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Moving electricity meters beyond smart

Smart meters have had a mixed press in the UK. They’re not as smart as they should be and do not offer enough benefits to the users.

By John Oates

Despite the problems the target of fitting them to every home and business by 2020 remains in place.

But Internet of Things technology is making smart meters increasingly irrelevant.
In 2012, HPE’s research and development department began a project to see how accurately they could estimate the energy consumption of each of the floors and buildings of the 28,000 square metre company headquarters in Palo Alto.

But they wanted to do this without using any meters at all.

Instead they used IoT sensors throughout the buildings. As is often the case with this type of big data project the analysis provided some big surprises and an unexpected outcome.

A detailed survey identified more than 6,000 sensors measuring factors associated with energy consumption such as air flow, humidity, indoor and outdoor temperature.

Using advanced correlation technology, the engineers found they could determine heat consumption with a margin of 1 to 5 per cent, and power consumption with a margin of error of the order of 1 per cent.

That is exactly the same margin of error which European electricity meters must meet.

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The project was intended to support a preventive maintenance programme rather than replacing meters, but it shows that it is already possible to determine the consumption of an office building with a high degree of accuracy without installing any electricity meters.

This change might well change future development of smart meters.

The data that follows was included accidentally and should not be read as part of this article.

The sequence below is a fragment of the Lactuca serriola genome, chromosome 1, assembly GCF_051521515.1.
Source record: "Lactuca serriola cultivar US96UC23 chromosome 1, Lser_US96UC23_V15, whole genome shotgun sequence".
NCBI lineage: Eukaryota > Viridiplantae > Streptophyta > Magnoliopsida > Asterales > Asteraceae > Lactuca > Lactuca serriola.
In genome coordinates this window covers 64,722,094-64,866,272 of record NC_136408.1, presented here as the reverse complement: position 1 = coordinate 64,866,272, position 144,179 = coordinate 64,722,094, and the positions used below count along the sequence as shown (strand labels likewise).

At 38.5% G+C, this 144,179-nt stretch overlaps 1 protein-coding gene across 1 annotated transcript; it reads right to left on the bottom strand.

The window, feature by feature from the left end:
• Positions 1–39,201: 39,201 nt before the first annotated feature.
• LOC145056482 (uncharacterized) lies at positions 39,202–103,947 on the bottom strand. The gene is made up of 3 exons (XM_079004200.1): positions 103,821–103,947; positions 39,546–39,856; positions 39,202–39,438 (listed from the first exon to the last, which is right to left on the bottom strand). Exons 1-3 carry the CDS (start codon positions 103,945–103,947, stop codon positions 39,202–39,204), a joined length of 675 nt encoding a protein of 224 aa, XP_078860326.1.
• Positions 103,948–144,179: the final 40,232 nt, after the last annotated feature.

Because increasing numbers of electronic devices already include IoT sensors to enable preventative maintenance.

Heating, cooling and lighting systems in homes and businesses also include such sensors.

Widespread broadband access and ever faster wireless networks reduces the need for networked meters.

Pressure is coming from more profound changes to the power distribution network. This is changing shape and becoming far more distributed.

Where once power production was centralised in massive central power stations it is now happening on roofs all around the country.

Government subsidies and feed-in tariffs helped push massive growth in solar electric production in the UK from just 12 megawatts in 2006 to 11,642 megawatts last year.

As increasing numbers of microgenerators, whether solar or wind, join the network so the need for traditional meters, however smart, is reduced.

Storage technology is also improving which is also changing how the network functions with more power being used very close to where it is produced.

The future power distribution network will include a variety of energy sources and the need to control and monitor an increasing range of equipment for generating, storing and using that energy.

If micro generation continues to grow then business models will change too. Dealing with fluctuating electricity generation might mean power providers controlling supply – reducing heat or turning off fridges for short periods to regulate demand for instance. Electricity might be provided on an unmetered basis like telecoms and internet access.

All these changes are putting pressure on smart meters. This network will need data and two way controls rather than just straight measurement. This means we need a smart network not just smart meters.

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